CDOT, Colorado State Patrol holiday weekend DUI enforcement has begun
EAGLE COUNTY — The Heat is On DUI enforcement campaign will return for Memorial Day weekend, as Coloradans celebrate the unofficial start of summer. Ninety-six law enforcement agencies are participating across the state. The heightened enforcement is a collaborative effort conducted by the Colorado Department of Transportation, Colorado State Patrol and local law enforcement. The increased enforcement began Friday, May 26, and ends Tuesday, May 30. In 2016, 372 impaired drivers were arrested for DUI during the Memorial Day enforcement period, and one person was killed due to an alcohol-related crash.
“As we enter the warmer summer months, CDOT hopes fewer people will drive impaired and, instead, plan ahead whenever drinking alcohol,” said Darrell Lingk, director of the Office of Transportation Safety at CDOT. “The number of DUI arrests we saw last year underscores the importance of the enforcement periods. Unfortunately, people continue to risk their lives and the lives of others on the road by driving impaired.”
In addition to CDOT and the State Patrol, 108 Colorado law-enforcement agencies recently completed The Heat is On Spring Events DUI enforcement, aiming to remove impaired drivers from the roads during the start of seasonal activities, including baseball games and graduation parties that commonly involve alcohol consumption. Statewide, a total of 1,936 impaired drivers were arrested during the six-week crackdown, an increase from the 1,870 arrests during the same enforcement period last year. Most of the arrests were by the State Patrol (293), Colorado Springs Police Department (201), Denver Police Department (191) and the Aurora Police Department (162).
“Even a couple drinks can impair a person’s ability to drive,” Colorado State Patrol Chief Col. Scott Hernandez said. “While it’s easy to focus on the fun and festivities over the Memorial Day weekend, if everyone takes a moment to plan a sober ride home, the roads will be much safer for everyone.”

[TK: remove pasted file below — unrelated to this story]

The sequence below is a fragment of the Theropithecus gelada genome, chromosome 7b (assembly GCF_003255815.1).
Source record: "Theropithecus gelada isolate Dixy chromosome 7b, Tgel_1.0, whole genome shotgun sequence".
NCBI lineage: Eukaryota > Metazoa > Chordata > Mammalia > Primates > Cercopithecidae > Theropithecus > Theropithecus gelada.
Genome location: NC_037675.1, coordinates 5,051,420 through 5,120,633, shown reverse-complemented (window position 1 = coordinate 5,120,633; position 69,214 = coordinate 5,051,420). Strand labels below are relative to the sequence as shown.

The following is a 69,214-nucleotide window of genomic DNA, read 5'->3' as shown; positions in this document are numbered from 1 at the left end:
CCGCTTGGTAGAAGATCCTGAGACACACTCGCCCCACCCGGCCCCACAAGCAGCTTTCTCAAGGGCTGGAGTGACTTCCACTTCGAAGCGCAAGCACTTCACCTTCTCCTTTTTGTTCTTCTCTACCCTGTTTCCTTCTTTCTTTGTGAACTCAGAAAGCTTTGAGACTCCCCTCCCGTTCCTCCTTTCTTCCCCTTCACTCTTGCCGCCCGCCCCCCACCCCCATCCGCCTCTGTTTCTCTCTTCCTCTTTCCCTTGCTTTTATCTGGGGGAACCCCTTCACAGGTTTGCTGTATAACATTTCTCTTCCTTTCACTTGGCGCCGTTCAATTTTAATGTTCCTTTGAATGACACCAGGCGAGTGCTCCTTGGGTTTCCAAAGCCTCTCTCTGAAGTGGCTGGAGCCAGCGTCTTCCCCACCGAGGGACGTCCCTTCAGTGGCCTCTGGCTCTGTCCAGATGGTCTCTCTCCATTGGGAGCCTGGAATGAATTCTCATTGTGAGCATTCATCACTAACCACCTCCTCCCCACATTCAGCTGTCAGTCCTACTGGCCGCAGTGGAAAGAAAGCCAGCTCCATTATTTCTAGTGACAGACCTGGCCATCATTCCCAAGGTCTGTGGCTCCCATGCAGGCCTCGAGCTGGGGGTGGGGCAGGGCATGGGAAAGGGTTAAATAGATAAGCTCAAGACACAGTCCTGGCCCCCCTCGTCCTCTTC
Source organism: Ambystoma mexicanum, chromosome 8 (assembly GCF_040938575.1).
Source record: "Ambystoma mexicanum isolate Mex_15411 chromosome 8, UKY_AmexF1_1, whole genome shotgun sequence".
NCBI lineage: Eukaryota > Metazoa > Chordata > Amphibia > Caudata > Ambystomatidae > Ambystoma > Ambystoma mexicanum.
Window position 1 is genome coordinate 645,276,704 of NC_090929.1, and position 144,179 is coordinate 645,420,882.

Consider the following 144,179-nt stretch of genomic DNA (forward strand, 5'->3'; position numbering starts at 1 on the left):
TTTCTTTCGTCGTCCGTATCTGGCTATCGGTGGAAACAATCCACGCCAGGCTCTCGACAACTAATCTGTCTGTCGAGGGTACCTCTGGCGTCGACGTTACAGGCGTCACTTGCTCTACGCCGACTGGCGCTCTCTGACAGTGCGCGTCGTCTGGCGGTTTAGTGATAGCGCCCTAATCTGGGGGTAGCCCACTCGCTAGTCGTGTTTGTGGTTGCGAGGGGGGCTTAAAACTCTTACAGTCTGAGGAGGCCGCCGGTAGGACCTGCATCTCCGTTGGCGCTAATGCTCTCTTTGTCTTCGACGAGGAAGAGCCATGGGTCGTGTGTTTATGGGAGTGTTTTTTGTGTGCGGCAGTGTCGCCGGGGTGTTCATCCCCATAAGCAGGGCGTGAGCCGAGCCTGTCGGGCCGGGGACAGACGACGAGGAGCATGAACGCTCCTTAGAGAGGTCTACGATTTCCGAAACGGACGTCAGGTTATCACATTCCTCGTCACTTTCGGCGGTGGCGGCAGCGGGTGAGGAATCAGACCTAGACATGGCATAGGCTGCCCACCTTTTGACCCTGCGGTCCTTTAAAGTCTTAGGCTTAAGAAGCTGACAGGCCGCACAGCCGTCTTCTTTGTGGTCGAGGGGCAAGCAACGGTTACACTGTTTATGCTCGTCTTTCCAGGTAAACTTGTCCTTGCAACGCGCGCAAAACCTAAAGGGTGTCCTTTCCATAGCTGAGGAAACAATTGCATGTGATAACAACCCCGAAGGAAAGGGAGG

In a new report by NoDUIColorado, Colorado drivers convicted of a first-time DUI can, on average, expect to spend a minimum of 170 hours dealing with the consequences. That’s the equivalent of more than a month of full-time employment. This includes time associated with ignition interlock requirements, alcohol and drug education and therapy classes, probation, community service, court and the license reinstatement process. In addition, a DUI can cost a person more than $13,500 after considering fines, legal fees and increased insurance costs. Penalties increase for repeat offenders.
CDOT’s R-U-Buzzed app is a DUI-prevention tool that allows users to track their blood-alcohol content level based on information they enter and automatically connects users to popular ride-hailing services. Download the free R-U-Buzzed app for iPhone and Android at onelink.to/r-u-buzzed. More details about the campaign, including impaired driving enforcement plans, arrest totals and safety tips, can be found at http://www.heatisoncolorado.com.
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